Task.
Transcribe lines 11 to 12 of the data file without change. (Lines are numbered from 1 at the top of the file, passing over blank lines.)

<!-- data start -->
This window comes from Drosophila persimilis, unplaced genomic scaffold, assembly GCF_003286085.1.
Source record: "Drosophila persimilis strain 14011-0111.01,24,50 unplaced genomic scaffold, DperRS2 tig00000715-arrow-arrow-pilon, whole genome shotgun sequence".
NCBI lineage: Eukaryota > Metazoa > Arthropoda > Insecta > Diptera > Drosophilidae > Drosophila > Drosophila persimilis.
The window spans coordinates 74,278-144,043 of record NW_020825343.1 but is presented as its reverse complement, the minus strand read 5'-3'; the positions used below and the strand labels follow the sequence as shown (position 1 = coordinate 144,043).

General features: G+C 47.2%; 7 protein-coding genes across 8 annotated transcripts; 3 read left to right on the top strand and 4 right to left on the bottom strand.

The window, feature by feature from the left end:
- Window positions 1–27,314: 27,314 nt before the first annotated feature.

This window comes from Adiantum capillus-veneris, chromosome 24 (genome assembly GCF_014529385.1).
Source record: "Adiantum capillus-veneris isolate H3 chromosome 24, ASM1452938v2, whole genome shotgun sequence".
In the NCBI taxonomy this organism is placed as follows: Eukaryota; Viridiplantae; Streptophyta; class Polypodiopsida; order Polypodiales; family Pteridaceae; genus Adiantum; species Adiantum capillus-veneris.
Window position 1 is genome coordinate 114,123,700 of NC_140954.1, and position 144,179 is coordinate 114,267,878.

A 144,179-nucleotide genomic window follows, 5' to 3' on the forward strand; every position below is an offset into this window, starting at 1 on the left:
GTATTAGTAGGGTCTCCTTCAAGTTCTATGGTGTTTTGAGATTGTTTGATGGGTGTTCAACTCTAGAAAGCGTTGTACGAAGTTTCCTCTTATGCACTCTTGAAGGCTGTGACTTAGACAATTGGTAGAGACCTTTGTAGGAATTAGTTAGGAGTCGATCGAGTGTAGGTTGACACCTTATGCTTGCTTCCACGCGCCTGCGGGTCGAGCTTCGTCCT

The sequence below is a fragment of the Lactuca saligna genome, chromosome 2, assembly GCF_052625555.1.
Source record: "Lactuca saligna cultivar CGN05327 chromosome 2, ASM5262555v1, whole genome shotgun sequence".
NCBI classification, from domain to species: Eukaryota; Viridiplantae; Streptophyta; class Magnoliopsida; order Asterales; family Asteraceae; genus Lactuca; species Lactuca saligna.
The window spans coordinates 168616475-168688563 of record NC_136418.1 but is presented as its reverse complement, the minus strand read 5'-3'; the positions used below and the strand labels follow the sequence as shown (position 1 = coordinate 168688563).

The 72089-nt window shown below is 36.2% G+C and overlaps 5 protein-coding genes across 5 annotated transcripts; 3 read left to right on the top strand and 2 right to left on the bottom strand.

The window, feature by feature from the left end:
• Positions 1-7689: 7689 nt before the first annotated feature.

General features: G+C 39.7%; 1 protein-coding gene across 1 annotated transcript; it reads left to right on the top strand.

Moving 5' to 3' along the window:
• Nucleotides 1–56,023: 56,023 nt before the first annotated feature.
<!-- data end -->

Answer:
Window position 1 is genome coordinate 114,123,700 of NC_140954.1, and position 144,179 is coordinate 114,267,878.

A 144,179-nucleotide genomic window follows, 5' to 3' on the forward strand; every position below is an offset into this window, starting at 1 on the left: